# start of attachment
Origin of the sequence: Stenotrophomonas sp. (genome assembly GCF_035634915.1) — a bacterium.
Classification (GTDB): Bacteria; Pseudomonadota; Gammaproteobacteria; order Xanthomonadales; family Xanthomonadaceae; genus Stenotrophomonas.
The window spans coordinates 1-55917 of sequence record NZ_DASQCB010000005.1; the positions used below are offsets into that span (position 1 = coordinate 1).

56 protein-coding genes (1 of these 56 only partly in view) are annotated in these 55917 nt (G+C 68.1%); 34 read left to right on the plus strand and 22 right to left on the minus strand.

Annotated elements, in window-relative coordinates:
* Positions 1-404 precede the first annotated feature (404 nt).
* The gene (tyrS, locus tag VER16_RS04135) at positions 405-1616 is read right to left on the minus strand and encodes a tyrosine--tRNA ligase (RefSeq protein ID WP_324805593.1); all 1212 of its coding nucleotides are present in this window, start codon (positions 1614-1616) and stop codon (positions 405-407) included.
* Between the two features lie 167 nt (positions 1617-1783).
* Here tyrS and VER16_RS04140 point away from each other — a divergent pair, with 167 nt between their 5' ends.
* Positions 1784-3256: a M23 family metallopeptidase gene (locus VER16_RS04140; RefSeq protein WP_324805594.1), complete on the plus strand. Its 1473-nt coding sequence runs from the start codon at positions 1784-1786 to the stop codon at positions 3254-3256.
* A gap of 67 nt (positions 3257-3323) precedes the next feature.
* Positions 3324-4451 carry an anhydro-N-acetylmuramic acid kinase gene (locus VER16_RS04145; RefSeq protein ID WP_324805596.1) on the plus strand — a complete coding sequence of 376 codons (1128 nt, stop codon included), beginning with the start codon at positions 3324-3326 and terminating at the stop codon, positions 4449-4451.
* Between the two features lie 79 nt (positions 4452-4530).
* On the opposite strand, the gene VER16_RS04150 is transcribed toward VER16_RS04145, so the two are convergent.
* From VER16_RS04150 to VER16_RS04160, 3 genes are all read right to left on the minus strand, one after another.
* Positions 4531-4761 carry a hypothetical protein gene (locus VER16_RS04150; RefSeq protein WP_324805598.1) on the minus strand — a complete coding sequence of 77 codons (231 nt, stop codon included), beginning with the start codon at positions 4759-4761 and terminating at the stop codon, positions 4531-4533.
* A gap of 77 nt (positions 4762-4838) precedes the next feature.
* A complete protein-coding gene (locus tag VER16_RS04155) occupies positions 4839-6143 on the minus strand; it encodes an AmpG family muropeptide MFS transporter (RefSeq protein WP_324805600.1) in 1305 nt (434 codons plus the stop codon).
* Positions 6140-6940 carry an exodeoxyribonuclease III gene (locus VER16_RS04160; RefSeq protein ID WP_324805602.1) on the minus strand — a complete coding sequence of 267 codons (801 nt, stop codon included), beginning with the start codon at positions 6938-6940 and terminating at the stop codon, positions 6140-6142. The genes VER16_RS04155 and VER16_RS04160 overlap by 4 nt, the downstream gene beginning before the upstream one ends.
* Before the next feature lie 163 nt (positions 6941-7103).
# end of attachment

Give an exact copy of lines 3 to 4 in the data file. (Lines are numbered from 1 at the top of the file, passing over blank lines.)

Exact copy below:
The window spans coordinates 1-55917 of sequence record NZ_DASQCB010000005.1; the positions used below are offsets into that span (position 1 = coordinate 1).

56 protein-coding genes (1 of these 56 only partly in view) are annotated in these 55917 nt (G+C 68.1%); 34 read left to right on the plus strand and 22 right to left on the minus strand.